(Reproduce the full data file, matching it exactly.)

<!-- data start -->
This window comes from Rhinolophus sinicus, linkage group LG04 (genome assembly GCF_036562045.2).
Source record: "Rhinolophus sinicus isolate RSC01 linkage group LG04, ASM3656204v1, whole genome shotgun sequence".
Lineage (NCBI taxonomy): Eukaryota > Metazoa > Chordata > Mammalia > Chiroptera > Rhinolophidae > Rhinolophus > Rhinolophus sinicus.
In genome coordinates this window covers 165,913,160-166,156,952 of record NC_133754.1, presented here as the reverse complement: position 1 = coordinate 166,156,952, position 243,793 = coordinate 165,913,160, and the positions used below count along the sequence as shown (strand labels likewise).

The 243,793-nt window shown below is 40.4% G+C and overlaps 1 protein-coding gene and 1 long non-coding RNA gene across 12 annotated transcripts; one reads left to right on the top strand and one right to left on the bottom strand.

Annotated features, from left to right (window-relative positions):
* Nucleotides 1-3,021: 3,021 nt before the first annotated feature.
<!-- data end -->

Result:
This window comes from Rhinolophus sinicus, linkage group LG04 (genome assembly GCF_036562045.2).
Source record: "Rhinolophus sinicus isolate RSC01 linkage group LG04, ASM3656204v1, whole genome shotgun sequence".
Lineage (NCBI taxonomy): Eukaryota > Metazoa > Chordata > Mammalia > Chiroptera > Rhinolophidae > Rhinolophus > Rhinolophus sinicus.
In genome coordinates this window covers 165,913,160-166,156,952 of record NC_133754.1, presented here as the reverse complement: position 1 = coordinate 166,156,952, position 243,793 = coordinate 165,913,160, and the positions used below count along the sequence as shown (strand labels likewise).

The 243,793-nt window shown below is 40.4% G+C and overlaps 1 protein-coding gene and 1 long non-coding RNA gene across 12 annotated transcripts; one reads left to right on the top strand and one right to left on the bottom strand.

Annotated features, from left to right (window-relative positions):
* Nucleotides 1-3,021: 3,021 nt before the first annotated feature.